All runners go through a period of time during which they rarely or never run. Sometimes this down period derives from a lack of motivation, a post-marathon hiatus, or an injury of some sort, like the back pain I have had after my first marathon.
Whatever the reason, however, the dedicated runner is sure to grow antsy and eventually make her way back onto the roads. When your motivation returns, your recovery from the marathon is complete, and your back or knee brace has finally come off, you’re going to want to jump back into your normal training routine.
But time off can have an impact on your fitness and on your freshness. Whether it lasts a week or for two months, your break from running may leave you needing to build back more carefully when your training does resume. Here are some more tips to keep in mind to get the running habit again:
Start low and grow slow. The average runner will come back too quickly from any sort of downtime. This can translate into an insufficient fitness build and a greater propensity for injury. To insure that you build in an appropriately conservative fashion, start by running half of your previous weekly miles and then add to that number by no more than 10-15 percent each week.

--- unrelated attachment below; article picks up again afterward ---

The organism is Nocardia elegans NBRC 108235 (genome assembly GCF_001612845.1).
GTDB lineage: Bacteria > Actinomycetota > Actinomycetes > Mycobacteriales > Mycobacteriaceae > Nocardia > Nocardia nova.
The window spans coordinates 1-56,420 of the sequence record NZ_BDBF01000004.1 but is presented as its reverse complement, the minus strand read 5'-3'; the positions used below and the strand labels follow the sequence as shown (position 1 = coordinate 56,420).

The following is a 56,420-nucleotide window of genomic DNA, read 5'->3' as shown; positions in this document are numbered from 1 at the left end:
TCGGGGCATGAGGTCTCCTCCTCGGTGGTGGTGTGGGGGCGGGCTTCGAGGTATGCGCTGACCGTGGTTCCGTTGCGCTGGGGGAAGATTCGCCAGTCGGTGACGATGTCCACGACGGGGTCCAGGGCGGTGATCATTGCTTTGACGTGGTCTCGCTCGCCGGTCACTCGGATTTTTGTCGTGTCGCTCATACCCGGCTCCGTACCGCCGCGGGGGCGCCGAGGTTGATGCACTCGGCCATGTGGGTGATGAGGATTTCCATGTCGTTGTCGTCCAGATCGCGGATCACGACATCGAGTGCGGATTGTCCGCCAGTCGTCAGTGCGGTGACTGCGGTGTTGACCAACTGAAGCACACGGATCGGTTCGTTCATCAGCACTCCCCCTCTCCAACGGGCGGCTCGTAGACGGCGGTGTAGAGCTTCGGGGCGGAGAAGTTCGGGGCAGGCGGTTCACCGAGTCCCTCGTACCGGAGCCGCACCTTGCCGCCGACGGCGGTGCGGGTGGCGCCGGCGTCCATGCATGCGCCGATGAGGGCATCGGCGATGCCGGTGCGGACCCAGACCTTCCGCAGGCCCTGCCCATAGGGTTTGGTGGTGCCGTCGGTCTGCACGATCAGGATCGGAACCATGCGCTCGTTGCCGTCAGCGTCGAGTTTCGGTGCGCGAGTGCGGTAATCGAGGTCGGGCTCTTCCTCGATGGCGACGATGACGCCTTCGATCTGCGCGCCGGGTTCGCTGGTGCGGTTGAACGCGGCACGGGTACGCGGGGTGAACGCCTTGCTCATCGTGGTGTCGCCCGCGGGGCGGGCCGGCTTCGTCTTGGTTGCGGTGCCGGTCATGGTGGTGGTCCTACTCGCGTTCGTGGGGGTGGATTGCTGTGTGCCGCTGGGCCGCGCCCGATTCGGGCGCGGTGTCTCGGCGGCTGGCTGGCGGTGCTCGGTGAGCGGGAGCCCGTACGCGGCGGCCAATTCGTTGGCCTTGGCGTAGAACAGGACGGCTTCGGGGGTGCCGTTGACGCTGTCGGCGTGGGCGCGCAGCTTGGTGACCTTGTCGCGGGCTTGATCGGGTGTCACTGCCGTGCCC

Avoid fresh leg syndrome. When a runner has been sidelined long enough to regain freshness in his legs, but not quite so long as to lose a discernible amount of fitness, he will often feel incredibly fast and fit when he resumes his training. Many runners respond to this feeling by running at a much faster pace than they normally would. Such a reaction can quickly lead to fatigue and burnout. No matter how tempting it may be, try to restrain your pace in the first couple weeks of build-up.
Be consistent. At the other end of the spectrum, some runners return from their break having lost some of their previous fitness. This can be incredibly discouraging to the runner who could once do an hour easily but now wheezes on a thirty minute run. If you find yourself in this situation, make sure that you force yourself to battle through and stay consistent. Unless your hiatus has extended for a year or more, you likely have a strong enough “base” to insure that your previous fitness level can be regained after a month of training at most.
These are a few tips to keep in mind when building back up after some time off from running. Approaching this build-up correctly is important for your health, your motivation, and for your training in the months and years to come.